1706 24th St., Central City, Nebraska 68826
In mid-October 1987, my son Jeff and I were on our way to southeast Kansas to pick up a load of starting fluid for our parts store. On the way home we ran the back roads to look for old tractors. We have discovered that you can find a lot of old tractors and engines in the small towns if you just take the time to cruise the back streets, etc. One town, in particular, caught our eye as we were rubbernecking around. I spotted what looked like a lot about two blocks west of the highway that was full of tractors. Coming to a very abrupt halt we decided to go back and check this out, as it was soon going to be dark.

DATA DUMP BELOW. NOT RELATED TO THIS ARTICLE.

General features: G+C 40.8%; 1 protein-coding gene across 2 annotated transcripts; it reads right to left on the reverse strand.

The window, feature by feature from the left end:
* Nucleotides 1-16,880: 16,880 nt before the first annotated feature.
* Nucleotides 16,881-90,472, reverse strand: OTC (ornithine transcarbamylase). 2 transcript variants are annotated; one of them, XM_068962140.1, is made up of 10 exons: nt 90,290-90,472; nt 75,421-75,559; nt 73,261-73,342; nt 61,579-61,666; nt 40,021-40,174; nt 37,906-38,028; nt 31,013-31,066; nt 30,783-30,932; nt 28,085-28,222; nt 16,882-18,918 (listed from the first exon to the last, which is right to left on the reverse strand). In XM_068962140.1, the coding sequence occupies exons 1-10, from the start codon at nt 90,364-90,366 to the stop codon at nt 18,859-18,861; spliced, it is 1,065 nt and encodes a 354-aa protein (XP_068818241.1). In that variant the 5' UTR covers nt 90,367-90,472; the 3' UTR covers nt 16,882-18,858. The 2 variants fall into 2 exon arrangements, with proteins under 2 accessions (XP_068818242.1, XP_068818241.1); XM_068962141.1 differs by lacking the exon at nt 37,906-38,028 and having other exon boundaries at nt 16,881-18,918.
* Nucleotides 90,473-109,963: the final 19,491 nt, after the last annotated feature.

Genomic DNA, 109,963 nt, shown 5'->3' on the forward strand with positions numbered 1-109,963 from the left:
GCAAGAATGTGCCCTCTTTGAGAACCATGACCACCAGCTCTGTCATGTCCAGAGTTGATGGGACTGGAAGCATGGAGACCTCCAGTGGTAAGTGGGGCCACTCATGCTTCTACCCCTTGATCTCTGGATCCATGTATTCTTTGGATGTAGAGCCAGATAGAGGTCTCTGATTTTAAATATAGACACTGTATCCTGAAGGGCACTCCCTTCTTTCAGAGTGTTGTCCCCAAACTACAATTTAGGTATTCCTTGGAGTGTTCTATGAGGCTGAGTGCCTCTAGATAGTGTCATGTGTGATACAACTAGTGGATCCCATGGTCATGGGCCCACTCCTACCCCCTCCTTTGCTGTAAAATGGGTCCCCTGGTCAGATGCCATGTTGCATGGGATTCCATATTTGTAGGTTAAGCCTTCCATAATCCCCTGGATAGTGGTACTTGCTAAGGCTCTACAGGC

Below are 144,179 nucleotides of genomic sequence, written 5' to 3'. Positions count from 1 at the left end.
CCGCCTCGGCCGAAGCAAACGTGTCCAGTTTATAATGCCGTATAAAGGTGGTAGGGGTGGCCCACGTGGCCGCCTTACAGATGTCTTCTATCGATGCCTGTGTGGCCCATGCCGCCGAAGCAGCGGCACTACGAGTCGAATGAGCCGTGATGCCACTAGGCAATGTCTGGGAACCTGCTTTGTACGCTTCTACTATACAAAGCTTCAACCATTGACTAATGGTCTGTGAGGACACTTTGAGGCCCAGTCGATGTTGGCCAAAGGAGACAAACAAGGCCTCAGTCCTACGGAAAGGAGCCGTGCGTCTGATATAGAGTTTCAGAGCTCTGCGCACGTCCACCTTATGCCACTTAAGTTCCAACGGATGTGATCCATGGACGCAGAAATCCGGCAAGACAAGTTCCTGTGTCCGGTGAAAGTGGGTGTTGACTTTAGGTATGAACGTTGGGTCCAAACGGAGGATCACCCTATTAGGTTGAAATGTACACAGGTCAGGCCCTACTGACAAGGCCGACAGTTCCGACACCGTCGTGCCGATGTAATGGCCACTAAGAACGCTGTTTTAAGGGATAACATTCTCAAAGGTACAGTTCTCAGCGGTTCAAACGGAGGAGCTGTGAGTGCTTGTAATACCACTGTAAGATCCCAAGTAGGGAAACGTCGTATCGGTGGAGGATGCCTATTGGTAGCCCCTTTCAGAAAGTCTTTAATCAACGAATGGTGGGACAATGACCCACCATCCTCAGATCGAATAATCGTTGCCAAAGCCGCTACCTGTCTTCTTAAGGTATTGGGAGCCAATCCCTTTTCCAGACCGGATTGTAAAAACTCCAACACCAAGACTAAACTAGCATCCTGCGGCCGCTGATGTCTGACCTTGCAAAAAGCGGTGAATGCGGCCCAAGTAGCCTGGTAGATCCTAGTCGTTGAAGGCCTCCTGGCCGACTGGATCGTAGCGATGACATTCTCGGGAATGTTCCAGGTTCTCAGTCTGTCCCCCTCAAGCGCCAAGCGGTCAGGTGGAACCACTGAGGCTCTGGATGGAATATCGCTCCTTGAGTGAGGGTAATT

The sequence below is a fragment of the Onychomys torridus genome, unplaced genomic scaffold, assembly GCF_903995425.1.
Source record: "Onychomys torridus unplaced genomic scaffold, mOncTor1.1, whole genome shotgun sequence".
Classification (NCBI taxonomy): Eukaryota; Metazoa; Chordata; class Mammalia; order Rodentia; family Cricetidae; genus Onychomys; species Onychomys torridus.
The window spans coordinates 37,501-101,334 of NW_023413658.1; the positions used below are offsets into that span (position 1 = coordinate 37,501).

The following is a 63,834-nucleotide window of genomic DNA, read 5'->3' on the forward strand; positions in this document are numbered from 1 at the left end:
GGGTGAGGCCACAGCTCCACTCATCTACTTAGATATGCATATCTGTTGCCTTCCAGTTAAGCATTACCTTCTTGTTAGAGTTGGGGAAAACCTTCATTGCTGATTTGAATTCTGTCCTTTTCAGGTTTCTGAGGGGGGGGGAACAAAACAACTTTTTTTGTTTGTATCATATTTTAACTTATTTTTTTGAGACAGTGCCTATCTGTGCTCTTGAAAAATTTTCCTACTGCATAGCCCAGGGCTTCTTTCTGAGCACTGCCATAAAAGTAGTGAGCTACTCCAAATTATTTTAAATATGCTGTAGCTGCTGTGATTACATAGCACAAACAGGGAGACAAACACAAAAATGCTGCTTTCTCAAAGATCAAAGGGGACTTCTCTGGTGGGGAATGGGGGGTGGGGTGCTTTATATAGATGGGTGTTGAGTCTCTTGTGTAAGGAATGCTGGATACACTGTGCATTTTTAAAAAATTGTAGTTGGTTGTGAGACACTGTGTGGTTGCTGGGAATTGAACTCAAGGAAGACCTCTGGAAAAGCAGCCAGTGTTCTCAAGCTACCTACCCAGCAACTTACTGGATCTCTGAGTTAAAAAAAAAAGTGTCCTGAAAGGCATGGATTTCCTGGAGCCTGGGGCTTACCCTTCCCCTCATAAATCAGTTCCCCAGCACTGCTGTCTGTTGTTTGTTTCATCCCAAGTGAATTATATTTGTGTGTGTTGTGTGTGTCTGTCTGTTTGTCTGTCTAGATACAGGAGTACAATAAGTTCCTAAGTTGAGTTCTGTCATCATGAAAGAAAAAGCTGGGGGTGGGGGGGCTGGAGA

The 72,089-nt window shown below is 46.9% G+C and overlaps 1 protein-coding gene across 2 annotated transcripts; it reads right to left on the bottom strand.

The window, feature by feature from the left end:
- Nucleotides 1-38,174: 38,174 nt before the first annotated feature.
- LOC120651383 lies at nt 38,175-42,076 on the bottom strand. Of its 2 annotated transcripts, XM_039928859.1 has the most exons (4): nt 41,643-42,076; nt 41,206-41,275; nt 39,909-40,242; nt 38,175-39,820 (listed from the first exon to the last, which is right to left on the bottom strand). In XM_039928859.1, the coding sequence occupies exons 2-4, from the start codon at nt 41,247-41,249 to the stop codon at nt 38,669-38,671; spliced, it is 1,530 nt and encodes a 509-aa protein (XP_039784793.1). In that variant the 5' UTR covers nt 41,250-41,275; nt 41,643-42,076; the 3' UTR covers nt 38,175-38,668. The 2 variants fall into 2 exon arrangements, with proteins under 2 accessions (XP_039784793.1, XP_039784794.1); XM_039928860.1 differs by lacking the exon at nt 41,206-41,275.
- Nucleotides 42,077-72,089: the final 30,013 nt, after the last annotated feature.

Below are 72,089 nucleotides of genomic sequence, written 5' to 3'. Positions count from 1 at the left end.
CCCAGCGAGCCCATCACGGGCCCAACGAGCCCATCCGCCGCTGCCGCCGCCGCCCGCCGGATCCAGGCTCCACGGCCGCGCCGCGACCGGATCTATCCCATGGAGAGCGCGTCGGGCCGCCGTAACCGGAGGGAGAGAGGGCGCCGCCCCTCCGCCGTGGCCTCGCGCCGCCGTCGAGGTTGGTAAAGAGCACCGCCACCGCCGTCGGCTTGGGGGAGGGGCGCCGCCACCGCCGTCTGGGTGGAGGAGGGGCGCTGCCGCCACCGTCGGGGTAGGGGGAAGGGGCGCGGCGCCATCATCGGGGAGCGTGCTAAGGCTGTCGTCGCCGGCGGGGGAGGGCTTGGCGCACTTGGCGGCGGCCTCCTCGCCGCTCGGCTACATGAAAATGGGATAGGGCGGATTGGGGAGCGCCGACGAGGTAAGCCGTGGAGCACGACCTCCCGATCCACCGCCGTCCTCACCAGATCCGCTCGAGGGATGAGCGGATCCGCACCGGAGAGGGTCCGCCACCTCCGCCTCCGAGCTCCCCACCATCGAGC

When we arrived at the lot we could see that most of these tractors were what we call 'users' and were probably not for sale. An E3 Co-op tractor caught Jeff's eye and he said we should check this out. Across the street a lady was doing yard work, so we went to ask if she knew who owned the tractors on the lot. 'Yes, they belong to my husband. He is around the other side of the house.' We thanked her and around the house we went, Jeff in the lead. The man (we'll call him Frank) was digging up fall bulbs. Needless to say, he was a lot more enthused about talking tractors than digging bulbs. The E3 was not for sale but 'did you see the one back in the trees that I was using for parts? I might consider selling that one.' Jeff was already headed back across the street to check this out. Well, there was one there all right, or let's say, most of one. I walked around the pile and shook my head. I walked around in the trees to see if there was anything else interesting laying there. Nope.